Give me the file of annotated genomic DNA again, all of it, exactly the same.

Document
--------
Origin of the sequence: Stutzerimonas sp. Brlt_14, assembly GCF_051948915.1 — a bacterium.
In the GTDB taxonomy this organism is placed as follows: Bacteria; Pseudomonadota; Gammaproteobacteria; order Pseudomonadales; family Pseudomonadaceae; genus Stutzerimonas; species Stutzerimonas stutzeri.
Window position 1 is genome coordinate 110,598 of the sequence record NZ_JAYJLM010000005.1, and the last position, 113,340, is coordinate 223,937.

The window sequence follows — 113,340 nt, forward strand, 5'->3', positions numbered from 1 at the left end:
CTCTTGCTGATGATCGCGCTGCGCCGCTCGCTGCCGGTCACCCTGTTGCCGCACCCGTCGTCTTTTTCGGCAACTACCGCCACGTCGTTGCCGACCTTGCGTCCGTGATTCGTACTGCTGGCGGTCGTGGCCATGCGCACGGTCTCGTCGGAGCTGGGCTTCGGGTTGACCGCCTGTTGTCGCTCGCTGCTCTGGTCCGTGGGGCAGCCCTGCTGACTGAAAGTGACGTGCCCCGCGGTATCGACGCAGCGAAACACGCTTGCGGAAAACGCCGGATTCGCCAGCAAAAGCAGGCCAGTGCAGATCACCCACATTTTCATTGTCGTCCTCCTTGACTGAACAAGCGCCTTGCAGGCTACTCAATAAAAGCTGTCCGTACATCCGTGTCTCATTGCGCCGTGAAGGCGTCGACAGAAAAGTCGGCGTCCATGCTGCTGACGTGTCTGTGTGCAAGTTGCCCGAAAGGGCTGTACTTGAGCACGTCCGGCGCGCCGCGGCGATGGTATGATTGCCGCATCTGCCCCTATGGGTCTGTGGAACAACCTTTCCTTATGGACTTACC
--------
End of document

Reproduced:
Origin of the sequence: Stutzerimonas sp. Brlt_14, assembly GCF_051948915.1 — a bacterium.
In the GTDB taxonomy this organism is placed as follows: Bacteria; Pseudomonadota; Gammaproteobacteria; order Pseudomonadales; family Pseudomonadaceae; genus Stutzerimonas; species Stutzerimonas stutzeri.
Window position 1 is genome coordinate 110,598 of the sequence record NZ_JAYJLM010000005.1, and the last position, 113,340, is coordinate 223,937.

The window sequence follows — 113,340 nt, forward strand, 5'->3', positions numbered from 1 at the left end:
CTCTTGCTGATGATCGCGCTGCGCCGCTCGCTGCCGGTCACCCTGTTGCCGCACCCGTCGTCTTTTTCGGCAACTACCGCCACGTCGTTGCCGACCTTGCGTCCGTGATTCGTACTGCTGGCGGTCGTGGCCATGCGCACGGTCTCGTCGGAGCTGGGCTTCGGGTTGACCGCCTGTTGTCGCTCGCTGCTCTGGTCCGTGGGGCAGCCCTGCTGACTGAAAGTGACGTGCCCCGCGGTATCGACGCAGCGAAACACGCTTGCGGAAAACGCCGGATTCGCCAGCAAAAGCAGGCCAGTGCAGATCACCCACATTTTCATTGTCGTCCTCCTTGACTGAACAAGCGCCTTGCAGGCTACTCAATAAAAGCTGTCCGTACATCCGTGTCTCATTGCGCCGTGAAGGCGTCGACAGAAAAGTCGGCGTCCATGCTGCTGACGTGTCTGTGTGCAAGTTGCCCGAAAGGGCTGTACTTGAGCACGTCCGGCGCGCCGCGGCGATGGTATGATTGCCGCATCTGCCCCTATGGGTCTGTGGAACAACCTTTCCTTATGGACTTACC